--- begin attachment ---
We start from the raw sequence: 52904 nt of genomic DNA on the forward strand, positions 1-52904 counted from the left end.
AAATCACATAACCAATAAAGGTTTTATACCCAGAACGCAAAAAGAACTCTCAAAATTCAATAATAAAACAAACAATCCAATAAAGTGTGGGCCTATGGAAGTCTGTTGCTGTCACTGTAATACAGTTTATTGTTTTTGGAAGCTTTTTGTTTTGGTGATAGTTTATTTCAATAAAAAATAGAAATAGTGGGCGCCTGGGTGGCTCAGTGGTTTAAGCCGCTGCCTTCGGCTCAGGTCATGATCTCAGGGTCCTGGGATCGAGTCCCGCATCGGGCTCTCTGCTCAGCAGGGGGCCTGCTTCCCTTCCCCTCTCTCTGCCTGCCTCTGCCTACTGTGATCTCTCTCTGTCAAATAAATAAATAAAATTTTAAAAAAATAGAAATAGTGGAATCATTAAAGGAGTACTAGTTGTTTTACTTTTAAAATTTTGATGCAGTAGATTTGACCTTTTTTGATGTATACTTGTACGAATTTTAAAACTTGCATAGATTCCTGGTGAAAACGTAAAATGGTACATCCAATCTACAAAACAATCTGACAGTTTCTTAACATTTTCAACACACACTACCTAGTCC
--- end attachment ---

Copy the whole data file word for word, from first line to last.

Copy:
We start from the raw sequence: 52904 nt of genomic DNA on the forward strand, positions 1-52904 counted from the left end.
AAATCACATAACCAATAAAGGTTTTATACCCAGAACGCAAAAAGAACTCTCAAAATTCAATAATAAAACAAACAATCCAATAAAGTGTGGGCCTATGGAAGTCTGTTGCTGTCACTGTAATACAGTTTATTGTTTTTGGAAGCTTTTTGTTTTGGTGATAGTTTATTTCAATAAAAAATAGAAATAGTGGGCGCCTGGGTGGCTCAGTGGTTTAAGCCGCTGCCTTCGGCTCAGGTCATGATCTCAGGGTCCTGGGATCGAGTCCCGCATCGGGCTCTCTGCTCAGCAGGGGGCCTGCTTCCCTTCCCCTCTCTCTGCCTGCCTCTGCCTACTGTGATCTCTCTCTGTCAAATAAATAAATAAAATTTTAAAAAAATAGAAATAGTGGAATCATTAAAGGAGTACTAGTTGTTTTACTTTTAAAATTTTGATGCAGTAGATTTGACCTTTTTTGATGTATACTTGTACGAATTTTAAAACTTGCATAGATTCCTGGTGAAAACGTAAAATGGTACATCCAATCTACAAAACAATCTGACAGTTTCTTAACATTTTCAACACACACTACCTAGTCC